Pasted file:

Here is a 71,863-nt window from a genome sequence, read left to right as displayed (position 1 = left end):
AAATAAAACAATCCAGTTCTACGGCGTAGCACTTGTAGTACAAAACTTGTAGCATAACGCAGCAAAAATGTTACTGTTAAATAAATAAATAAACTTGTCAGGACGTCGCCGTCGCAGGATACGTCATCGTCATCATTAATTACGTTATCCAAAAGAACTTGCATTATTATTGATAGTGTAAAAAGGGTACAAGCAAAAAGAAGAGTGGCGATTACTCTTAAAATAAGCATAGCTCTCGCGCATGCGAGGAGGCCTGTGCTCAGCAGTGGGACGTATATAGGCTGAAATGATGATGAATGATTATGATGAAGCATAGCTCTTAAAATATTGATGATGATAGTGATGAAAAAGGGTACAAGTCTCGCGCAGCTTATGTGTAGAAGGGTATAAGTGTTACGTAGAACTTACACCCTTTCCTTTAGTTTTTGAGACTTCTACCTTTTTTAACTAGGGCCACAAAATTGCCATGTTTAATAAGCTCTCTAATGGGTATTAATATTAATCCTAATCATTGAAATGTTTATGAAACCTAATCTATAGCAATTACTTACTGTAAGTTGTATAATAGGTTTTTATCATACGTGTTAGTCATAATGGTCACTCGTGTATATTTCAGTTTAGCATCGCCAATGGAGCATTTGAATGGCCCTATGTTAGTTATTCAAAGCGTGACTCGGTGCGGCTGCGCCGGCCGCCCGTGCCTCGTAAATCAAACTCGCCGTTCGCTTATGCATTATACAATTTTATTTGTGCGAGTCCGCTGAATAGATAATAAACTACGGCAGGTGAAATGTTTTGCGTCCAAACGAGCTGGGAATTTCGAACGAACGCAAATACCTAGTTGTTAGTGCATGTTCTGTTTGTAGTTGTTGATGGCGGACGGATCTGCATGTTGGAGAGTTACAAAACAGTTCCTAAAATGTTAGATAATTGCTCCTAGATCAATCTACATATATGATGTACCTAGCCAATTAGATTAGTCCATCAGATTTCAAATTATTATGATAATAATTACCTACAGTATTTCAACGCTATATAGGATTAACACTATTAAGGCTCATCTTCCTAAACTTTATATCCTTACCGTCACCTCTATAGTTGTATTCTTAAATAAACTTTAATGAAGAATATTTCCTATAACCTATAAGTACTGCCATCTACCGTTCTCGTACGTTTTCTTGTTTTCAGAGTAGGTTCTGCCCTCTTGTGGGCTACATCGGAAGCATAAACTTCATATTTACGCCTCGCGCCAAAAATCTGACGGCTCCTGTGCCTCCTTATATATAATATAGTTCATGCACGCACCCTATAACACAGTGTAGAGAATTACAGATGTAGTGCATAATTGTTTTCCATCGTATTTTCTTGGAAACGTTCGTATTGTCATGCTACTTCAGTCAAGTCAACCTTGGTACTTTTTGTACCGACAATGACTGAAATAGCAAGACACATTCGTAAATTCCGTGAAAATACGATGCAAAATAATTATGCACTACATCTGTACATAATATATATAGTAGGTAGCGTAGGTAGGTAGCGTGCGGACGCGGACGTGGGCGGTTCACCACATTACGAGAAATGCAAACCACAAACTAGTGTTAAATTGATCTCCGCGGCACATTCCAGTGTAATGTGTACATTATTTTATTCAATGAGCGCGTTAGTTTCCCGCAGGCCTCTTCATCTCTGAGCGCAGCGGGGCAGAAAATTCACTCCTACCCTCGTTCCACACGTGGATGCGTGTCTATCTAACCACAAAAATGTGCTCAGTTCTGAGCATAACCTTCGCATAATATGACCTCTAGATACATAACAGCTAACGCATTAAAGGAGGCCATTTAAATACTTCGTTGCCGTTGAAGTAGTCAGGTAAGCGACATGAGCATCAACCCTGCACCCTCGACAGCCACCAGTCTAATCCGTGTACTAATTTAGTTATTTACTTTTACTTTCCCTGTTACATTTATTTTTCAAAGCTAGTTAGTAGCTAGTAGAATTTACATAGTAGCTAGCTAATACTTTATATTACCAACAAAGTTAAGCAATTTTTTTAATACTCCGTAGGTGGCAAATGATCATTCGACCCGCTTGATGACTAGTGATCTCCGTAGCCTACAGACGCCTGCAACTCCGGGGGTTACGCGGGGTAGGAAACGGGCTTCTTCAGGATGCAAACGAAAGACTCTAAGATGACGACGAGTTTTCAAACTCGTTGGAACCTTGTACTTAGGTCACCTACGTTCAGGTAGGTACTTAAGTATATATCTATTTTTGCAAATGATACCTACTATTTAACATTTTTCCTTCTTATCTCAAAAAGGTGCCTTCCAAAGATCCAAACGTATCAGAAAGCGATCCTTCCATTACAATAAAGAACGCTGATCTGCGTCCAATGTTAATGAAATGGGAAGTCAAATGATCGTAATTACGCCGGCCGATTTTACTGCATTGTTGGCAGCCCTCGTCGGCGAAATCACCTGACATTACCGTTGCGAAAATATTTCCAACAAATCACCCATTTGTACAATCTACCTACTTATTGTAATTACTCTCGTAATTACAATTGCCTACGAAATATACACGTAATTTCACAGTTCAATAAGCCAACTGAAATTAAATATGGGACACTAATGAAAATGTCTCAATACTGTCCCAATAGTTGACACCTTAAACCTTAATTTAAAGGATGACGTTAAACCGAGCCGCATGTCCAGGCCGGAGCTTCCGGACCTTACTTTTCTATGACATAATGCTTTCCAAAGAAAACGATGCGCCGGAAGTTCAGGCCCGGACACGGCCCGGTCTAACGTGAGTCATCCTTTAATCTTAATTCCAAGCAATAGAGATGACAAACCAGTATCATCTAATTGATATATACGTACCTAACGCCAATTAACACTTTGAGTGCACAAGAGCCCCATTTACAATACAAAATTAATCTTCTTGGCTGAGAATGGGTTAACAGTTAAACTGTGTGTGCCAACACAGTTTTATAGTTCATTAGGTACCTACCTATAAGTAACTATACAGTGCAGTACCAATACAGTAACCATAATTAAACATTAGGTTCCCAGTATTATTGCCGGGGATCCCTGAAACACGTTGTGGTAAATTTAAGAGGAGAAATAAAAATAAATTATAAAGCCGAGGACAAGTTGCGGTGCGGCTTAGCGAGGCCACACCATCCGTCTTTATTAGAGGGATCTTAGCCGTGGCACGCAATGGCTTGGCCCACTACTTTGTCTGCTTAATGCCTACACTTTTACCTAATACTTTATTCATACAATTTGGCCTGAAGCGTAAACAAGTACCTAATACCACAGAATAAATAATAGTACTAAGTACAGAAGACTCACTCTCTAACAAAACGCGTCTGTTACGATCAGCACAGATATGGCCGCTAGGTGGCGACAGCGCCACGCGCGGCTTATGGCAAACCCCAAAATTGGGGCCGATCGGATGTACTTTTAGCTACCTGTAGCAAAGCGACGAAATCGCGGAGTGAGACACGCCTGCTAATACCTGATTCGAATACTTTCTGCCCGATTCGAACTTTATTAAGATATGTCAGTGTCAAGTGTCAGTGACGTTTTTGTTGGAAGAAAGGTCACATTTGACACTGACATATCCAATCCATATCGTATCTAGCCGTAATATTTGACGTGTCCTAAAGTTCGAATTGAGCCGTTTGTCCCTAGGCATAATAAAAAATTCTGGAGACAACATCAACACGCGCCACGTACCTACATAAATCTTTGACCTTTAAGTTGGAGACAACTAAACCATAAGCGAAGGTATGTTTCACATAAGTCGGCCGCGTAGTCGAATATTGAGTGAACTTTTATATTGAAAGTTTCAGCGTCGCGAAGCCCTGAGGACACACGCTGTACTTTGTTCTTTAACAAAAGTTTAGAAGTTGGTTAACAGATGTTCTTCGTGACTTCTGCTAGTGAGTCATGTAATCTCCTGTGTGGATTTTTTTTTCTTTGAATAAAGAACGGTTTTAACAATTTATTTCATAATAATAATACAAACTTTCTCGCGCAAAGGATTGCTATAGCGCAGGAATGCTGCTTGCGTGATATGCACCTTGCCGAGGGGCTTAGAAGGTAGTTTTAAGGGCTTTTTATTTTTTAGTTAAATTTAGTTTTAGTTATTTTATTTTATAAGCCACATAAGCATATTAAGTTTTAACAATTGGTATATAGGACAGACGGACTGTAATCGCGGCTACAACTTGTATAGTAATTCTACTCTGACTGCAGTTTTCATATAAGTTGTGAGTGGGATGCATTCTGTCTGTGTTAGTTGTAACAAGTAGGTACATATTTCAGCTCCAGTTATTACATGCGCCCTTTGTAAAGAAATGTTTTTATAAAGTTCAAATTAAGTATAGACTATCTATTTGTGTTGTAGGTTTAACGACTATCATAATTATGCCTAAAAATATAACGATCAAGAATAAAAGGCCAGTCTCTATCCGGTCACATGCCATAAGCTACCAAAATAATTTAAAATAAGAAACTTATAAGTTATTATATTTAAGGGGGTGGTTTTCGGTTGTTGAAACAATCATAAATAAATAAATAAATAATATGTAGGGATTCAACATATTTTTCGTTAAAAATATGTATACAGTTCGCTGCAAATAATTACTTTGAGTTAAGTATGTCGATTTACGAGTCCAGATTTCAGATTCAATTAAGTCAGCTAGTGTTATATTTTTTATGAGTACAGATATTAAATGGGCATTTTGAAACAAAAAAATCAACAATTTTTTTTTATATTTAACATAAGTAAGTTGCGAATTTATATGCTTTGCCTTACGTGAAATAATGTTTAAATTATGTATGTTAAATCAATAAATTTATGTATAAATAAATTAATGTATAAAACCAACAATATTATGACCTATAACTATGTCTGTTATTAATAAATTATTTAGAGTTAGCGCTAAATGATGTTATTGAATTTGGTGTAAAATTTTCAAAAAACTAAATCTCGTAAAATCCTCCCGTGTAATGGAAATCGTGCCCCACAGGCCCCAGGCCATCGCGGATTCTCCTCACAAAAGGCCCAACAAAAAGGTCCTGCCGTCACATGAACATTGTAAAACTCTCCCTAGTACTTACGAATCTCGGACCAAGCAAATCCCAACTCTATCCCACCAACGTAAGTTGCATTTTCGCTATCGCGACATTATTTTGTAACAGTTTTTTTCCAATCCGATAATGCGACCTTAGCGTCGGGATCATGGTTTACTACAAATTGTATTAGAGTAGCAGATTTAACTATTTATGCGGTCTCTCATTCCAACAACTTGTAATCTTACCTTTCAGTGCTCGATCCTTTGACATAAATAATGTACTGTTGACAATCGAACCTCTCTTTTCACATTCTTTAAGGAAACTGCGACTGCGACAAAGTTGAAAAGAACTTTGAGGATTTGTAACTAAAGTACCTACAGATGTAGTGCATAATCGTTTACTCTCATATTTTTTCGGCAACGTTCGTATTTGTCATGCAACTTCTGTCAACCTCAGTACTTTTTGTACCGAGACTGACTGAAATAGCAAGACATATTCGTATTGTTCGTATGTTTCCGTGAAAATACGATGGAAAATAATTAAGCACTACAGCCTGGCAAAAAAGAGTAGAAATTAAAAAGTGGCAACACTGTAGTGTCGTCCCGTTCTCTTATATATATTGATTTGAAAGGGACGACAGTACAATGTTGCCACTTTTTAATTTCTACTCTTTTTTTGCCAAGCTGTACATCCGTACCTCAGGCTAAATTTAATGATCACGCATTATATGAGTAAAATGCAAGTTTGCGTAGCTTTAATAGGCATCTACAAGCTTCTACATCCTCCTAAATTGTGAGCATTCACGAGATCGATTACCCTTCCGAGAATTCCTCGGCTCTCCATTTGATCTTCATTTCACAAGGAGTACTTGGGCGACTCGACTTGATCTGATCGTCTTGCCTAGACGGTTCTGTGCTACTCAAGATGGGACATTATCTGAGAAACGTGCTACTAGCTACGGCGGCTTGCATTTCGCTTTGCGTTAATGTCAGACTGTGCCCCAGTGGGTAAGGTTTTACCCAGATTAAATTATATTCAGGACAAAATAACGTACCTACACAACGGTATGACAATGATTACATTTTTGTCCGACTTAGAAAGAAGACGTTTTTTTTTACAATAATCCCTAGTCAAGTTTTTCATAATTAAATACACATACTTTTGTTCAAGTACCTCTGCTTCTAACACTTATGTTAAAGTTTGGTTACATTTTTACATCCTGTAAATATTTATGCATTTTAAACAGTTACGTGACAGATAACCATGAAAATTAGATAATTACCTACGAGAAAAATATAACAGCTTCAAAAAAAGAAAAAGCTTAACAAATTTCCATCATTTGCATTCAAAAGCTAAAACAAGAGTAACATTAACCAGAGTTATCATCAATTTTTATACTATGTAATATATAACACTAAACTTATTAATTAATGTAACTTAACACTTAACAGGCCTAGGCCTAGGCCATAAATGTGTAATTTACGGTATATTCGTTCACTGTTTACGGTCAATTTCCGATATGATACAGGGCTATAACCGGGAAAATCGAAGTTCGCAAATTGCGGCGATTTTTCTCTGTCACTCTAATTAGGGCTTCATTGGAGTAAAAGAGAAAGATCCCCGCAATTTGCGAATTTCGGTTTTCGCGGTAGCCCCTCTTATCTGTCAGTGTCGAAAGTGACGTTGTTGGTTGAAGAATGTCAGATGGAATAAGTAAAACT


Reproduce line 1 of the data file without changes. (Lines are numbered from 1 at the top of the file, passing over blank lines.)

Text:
Here is a 71,863-nt window from a genome sequence, read left to right as displayed (position 1 = left end):